Influenza A virus (IAV) is an important pathogen in pigs that affects productivity and has important public health implications because of its zoonotic nature. Surveillance is central to the control of influenza, however, detection of IAV infections can be challenging in endemically infected herds with low prevalence of infection.
In groups of suckling (18–21 days of age) and growing (35–45 days of age) pigs, we compared various sampling approaches to detect, isolate and sequence IAV using individual (nasal swabs, nasal wipes and oropharyngeal swabs), group (oral fluids, surface wipes and sow udder skin wipes) and environmental (airborne particles deposited on surfaces and air samples) sampling approaches. All samples were tested by IAV rRT-PCR and a subset was used for virus isolation and direct sequencing.
In general, environmental and group samples resulted in higher odd ratios (range = 3.87–16.5, p-value < 0.05) of detecting a positive sample by rRT-PCR compared to individual pooled samples, except for oropharyngeal swabs (OR = 8.07, p-value < 0.05). In contrast, individual samples were most likely to yield a viral isolate by cell culture. Oropharyngeal swabs in suckling pigs (78.4%), and nasal swabs (47.6%) or nasal wipes (45%) in growing pigs, and udder wipes in lactating sows (75%) were the preferred samples to obtain an isolate.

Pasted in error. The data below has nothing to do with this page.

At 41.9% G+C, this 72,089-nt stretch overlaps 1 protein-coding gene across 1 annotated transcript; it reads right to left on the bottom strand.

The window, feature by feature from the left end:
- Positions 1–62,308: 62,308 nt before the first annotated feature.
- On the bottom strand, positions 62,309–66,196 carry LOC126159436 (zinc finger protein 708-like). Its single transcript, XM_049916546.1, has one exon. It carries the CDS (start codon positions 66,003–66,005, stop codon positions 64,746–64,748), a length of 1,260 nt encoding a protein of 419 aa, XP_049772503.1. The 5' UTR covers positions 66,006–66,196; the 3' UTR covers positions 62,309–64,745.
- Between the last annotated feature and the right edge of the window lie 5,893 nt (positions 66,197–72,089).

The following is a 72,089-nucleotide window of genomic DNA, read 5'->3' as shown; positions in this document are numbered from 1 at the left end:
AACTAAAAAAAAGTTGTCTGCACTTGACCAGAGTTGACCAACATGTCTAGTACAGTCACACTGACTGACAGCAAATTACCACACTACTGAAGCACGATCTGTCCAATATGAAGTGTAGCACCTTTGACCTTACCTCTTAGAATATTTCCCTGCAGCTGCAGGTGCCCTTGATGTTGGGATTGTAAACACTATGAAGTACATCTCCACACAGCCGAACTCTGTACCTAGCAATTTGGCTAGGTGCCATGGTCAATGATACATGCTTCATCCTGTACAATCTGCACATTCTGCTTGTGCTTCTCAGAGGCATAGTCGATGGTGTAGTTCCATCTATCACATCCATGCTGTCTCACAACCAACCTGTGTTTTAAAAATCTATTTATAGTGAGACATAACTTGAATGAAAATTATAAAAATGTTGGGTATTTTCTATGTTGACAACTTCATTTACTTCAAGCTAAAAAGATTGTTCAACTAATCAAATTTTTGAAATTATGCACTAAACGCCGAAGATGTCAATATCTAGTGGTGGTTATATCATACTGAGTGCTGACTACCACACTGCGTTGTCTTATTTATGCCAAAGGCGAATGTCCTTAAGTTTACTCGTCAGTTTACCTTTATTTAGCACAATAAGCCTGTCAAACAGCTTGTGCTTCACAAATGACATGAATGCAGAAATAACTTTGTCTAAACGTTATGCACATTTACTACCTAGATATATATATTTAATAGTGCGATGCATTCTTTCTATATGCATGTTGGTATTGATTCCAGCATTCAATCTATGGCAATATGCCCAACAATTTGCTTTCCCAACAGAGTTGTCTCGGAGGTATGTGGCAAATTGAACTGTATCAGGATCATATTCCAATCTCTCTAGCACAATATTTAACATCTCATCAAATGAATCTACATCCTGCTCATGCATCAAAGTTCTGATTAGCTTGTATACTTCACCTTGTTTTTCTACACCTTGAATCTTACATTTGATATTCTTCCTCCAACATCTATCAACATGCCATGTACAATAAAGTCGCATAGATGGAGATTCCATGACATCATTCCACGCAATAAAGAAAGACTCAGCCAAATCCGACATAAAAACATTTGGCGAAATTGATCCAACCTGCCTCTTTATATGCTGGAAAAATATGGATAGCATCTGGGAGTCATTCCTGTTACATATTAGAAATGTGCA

Our findings indicate that group and environmental sampling strategies should be considered in influenza surveillance programs in particular if the goal is just to detect infection. This study provides new information on sampling approaches to conduct effective influenza surveillance in pigs and identifies udder wipes from lactating sows as a novel sample type that offers a convenient, cheap and sensitive manner to monitor IAV in litters prior to weaning.
Jorge Garrido-Mantilla, Julio Alvarez, Marie Culhane, Jayaveeramuthu Nirmala, Jean Paul Cano and Montserrat Torremorell.Comparison of individual, group and environmental sampling strategies to conduct influenza surveillance in pigs. BMC Veterinary Research, 2019; 15:61. https://doi.org/10.1186